She was born Marilyn Novak in Chicago in 1933, and she always said she never wanted to be an actress, much less a star. She came to California as “Miss Deep Freeze,” demonstrating appliances on a sales tour. She said, “I could open a refrigerator door gracefully, that was it, period. I could see where a lot of time might go by before any movie studio would want a girl to open an icebox.”
Turned out that the legendary Harry Cohn of Columbia did want Marilyn — albeit because Rita Hayworth’s career was on the slide and the way Cohn saw it, he needed another sex symbol. At first he wasn’t sure he could make anything of Novak. The card at the modeling agency where the 20-year-old was working said: “Hands, marginal; legs, hefty; neck and face, flawless.”
Cohn put Novak on a stringent diet, all the while calling her “that fat Polack” (Novak’s background is Czech) behind her back. She followed an exercise regime. She was assigned a make-up artist. Her teeth were capped. Her hair was dyed blonde, then rinsed to make it gleam lavender in the light.
Her name was changed, since in the 1950s Marilyn was what you might call already taken. Cohn wanted “Kit” but Novak figured something so close to “kitten” was already stereotyping her, and she suggested Kim. She insisted on keeping her last name, which Cohn thought too ethnic.
“I made you, I can break you,” was Cohn’s refrain to Novak and many another actor. She was a naturally shy, insecure woman and Cohn liked it that way. He’d call Novak into his office and read her every bad review she got. And she got plenty; Novak was never a darling of the press. If she tried something dramatic, she was wooden. If she did a sexy role, she was too heavy, too dumb. When she went to the Oscars one year and posed on the red carpet, one columnist sniped that Novak was “aping Marilyn’s every move.”
Where there was an especially cruel phrase in an article, Cohn would read it to Kim an extra time or two, for emphasis.
Novak, according to Sam Kashner and Jennifer MacNair in The Bad and the Beautiful, “became obsessed with having her hair and makeup perfect before she could begin working, worried that she couldn’t live up to the media’s portrayal of her as a sex goddess.”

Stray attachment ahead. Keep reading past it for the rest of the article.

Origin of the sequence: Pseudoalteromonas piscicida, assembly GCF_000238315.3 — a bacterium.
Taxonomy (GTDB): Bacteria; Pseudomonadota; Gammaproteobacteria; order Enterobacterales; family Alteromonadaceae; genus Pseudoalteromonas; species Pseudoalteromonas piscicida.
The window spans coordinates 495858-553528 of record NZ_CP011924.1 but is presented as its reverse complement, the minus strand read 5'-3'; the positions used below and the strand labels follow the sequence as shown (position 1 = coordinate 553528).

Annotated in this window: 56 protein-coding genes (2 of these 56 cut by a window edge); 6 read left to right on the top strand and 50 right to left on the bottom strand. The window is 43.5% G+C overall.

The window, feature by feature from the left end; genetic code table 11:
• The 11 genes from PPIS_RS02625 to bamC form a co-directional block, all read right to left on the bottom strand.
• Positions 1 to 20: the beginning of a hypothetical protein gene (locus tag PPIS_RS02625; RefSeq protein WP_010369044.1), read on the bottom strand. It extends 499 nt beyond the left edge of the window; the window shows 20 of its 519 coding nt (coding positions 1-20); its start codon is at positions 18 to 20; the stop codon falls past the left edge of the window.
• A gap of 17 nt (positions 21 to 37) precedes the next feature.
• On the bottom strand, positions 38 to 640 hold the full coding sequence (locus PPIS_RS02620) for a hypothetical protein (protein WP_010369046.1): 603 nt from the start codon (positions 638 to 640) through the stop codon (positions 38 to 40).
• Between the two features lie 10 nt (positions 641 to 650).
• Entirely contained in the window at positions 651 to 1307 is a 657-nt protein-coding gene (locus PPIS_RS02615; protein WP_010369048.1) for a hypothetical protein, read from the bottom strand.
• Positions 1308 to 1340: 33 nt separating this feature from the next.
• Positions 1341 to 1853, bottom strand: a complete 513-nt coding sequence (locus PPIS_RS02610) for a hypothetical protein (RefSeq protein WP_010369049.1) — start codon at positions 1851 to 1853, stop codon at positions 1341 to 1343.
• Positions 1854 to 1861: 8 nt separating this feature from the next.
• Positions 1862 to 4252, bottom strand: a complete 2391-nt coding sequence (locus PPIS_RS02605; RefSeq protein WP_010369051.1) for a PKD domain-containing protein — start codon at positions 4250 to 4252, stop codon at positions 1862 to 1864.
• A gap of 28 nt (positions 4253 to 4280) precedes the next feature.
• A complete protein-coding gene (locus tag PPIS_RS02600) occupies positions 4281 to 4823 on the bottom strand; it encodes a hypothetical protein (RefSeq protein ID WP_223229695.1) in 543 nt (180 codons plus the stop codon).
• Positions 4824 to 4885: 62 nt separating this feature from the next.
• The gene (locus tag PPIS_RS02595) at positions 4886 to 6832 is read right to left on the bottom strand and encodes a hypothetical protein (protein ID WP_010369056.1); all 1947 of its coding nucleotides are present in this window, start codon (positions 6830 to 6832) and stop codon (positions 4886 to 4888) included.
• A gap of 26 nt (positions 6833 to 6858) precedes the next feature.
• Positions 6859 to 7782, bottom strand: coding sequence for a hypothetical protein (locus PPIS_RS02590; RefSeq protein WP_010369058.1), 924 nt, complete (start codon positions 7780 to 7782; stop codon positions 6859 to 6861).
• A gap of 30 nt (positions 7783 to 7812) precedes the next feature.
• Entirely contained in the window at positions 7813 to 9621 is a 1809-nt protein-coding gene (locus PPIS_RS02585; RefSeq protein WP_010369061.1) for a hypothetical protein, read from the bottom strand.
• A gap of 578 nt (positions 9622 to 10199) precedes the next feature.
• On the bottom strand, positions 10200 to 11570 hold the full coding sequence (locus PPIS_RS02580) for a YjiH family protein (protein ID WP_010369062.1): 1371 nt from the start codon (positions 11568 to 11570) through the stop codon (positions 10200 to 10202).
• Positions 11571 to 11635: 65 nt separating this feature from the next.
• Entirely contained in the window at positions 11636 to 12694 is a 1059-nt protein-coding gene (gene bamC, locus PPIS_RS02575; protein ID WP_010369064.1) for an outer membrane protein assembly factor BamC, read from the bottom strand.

Which brings us to last night's Oscars.
As we age, the fat that plumps the skin and makes it glow inexorably begins to disintegrate. Because this is 2014, and we’re on our way to curing women of the worst thing that can happen to them— getting old — doctors can solve this terrible problem with injectable fillers.
So let’s say — just as a hypothetical for-instance — you are an 81-year-old star whose last movie was in 1991 and who hasn’t been to the Oscars in many a long year. Not that you were ever nominated for one in the first place; you were, after all, a sex symbol for most of your career. As the evening approaches, the anxiety sets in. Harsh lights, you think. High-definition cameras. And a public that remembers you chiefly as the ice goddess whose beauty once drove James Stewart to the brink of madness.
And even back then, when you were 25 years old, you worried constantly that no matter how you looked, it wasn’t good enough.
So a few weeks before the ceremony, you go to a doctor, and he says, “Relax honey. I have just the thing to make you fresh and dewy for the cameras.”
And you go to the Oscars, so nervous you clutch your fellow presenter’s hand. And the next day, you wake up to a bunch of cheap goddamn shots about your face.
Nice system we got here, isn’t it.
No wonder Kim Novak, like Tippi Hedren, Doris Day and Brigitte Bardot, has long said she’d much rather spend her time with animals.
(Background material on Novak is from The Bad and the Beautiful. Recommended.)